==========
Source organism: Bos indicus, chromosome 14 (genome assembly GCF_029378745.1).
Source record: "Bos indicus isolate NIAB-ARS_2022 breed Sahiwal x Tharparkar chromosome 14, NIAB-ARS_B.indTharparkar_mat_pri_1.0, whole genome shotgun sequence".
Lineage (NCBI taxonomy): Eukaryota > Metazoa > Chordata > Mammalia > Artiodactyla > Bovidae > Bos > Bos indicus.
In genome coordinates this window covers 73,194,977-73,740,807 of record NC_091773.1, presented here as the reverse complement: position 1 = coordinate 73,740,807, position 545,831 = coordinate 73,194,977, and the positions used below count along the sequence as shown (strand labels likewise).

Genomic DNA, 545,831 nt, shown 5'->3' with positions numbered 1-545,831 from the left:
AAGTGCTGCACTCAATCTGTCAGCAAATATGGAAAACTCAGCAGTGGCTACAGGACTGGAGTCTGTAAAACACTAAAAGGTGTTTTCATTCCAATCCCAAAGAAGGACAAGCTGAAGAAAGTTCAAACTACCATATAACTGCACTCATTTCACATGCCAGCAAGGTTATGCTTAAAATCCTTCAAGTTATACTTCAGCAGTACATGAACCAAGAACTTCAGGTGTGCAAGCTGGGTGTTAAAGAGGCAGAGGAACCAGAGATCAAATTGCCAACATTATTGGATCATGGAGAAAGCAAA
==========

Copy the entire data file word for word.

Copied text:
Source organism: Bos indicus, chromosome 14 (genome assembly GCF_029378745.1).
Source record: "Bos indicus isolate NIAB-ARS_2022 breed Sahiwal x Tharparkar chromosome 14, NIAB-ARS_B.indTharparkar_mat_pri_1.0, whole genome shotgun sequence".
Lineage (NCBI taxonomy): Eukaryota > Metazoa > Chordata > Mammalia > Artiodactyla > Bovidae > Bos > Bos indicus.
In genome coordinates this window covers 73,194,977-73,740,807 of record NC_091773.1, presented here as the reverse complement: position 1 = coordinate 73,740,807, position 545,831 = coordinate 73,194,977, and the positions used below count along the sequence as shown (strand labels likewise).

Genomic DNA, 545,831 nt, shown 5'->3' with positions numbered 1-545,831 from the left:
AAGTGCTGCACTCAATCTGTCAGCAAATATGGAAAACTCAGCAGTGGCTACAGGACTGGAGTCTGTAAAACACTAAAAGGTGTTTTCATTCCAATCCCAAAGAAGGACAAGCTGAAGAAAGTTCAAACTACCATATAACTGCACTCATTTCACATGCCAGCAAGGTTATGCTTAAAATCCTTCAAGTTATACTTCAGCAGTACATGAACCAAGAACTTCAGGTGTGCAAGCTGGGTGTTAAAGAGGCAGAGGAACCAGAGATCAAATTGCCAACATTATTGGATCATGGAGAAAGCAAA